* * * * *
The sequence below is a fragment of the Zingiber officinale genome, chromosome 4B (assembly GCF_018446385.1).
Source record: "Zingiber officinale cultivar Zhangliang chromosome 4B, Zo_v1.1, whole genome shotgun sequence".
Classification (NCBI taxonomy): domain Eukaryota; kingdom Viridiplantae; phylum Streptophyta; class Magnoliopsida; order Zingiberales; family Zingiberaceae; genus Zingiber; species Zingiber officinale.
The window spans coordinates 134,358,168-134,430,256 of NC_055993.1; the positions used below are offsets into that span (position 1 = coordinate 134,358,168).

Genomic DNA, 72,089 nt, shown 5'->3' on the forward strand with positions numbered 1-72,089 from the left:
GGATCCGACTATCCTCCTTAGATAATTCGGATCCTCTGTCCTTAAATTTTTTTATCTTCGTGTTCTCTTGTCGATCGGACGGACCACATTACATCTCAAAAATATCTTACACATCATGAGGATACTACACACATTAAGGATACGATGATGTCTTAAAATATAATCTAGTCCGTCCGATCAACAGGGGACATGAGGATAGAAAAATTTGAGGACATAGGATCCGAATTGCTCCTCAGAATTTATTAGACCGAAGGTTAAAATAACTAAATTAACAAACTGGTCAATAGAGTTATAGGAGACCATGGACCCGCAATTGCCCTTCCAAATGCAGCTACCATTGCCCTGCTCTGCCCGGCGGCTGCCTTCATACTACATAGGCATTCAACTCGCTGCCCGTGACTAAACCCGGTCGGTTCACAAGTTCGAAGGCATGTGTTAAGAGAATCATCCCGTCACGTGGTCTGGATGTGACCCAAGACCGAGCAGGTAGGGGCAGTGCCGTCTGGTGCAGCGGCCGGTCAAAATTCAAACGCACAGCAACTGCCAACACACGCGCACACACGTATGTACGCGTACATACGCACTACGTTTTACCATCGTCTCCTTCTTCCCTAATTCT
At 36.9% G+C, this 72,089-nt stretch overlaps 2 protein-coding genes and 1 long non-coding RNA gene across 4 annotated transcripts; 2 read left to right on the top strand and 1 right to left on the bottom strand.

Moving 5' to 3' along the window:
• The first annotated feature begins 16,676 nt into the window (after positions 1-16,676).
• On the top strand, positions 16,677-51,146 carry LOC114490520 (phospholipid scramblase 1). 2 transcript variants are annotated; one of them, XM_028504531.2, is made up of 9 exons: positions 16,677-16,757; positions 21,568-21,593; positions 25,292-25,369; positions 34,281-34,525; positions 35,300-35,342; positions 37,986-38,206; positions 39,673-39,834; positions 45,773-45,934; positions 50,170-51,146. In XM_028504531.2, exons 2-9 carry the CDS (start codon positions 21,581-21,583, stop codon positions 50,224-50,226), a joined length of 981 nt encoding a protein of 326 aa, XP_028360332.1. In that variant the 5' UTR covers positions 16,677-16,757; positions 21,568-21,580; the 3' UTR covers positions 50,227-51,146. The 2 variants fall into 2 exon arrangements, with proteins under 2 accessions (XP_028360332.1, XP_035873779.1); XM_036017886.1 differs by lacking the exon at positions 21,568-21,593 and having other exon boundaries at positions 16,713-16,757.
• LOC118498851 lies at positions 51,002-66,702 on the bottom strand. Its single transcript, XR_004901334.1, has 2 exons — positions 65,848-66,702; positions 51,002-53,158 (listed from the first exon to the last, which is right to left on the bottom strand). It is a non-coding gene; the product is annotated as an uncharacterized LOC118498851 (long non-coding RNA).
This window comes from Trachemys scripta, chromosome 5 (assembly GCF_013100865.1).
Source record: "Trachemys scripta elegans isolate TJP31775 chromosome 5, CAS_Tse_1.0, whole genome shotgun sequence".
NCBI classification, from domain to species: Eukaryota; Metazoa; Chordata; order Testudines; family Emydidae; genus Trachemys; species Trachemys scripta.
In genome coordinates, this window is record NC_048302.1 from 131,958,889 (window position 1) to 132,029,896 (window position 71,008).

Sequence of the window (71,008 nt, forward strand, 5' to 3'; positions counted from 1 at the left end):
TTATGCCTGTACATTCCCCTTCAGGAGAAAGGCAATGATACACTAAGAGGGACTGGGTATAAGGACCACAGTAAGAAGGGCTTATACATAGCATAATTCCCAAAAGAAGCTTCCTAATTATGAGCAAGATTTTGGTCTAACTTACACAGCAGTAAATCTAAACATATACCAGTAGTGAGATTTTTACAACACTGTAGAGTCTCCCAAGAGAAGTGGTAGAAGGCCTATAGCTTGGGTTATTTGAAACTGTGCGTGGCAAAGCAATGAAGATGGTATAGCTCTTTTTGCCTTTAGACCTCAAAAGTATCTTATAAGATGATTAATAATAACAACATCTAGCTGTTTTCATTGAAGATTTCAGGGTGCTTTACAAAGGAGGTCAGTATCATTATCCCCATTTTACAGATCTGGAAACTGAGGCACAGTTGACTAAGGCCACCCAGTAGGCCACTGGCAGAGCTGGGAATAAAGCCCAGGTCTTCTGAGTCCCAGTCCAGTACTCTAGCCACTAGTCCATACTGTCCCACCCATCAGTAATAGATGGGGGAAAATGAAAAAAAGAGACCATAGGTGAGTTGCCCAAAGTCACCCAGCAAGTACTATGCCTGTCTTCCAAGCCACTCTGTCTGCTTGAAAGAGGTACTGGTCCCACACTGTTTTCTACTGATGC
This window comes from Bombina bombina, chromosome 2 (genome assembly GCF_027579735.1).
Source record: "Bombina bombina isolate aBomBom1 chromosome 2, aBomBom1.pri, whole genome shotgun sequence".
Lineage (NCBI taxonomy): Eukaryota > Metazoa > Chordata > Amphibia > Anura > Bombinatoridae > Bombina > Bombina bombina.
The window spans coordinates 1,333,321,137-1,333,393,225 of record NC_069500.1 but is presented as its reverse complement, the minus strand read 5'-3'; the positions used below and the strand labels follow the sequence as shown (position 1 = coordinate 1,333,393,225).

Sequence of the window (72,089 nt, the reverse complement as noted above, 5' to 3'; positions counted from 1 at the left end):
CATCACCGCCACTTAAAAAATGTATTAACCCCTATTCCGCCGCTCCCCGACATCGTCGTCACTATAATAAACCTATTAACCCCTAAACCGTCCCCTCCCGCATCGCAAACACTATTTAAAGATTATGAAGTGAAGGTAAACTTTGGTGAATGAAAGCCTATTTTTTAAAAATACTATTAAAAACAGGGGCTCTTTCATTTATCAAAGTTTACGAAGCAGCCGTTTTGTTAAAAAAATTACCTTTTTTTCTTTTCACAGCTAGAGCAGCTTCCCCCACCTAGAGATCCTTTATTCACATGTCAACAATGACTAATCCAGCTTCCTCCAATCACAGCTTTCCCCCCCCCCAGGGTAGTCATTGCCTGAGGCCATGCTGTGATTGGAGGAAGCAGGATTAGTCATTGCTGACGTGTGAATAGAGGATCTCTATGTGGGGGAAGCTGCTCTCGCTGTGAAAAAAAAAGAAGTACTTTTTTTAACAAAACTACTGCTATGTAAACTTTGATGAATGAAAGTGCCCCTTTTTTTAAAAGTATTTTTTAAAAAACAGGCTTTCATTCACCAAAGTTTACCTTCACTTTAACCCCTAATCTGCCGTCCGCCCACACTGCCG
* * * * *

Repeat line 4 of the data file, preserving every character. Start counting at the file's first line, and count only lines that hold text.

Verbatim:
The window spans coordinates 134,358,168-134,430,256 of NC_055993.1; the positions used below are offsets into that span (position 1 = coordinate 134,358,168).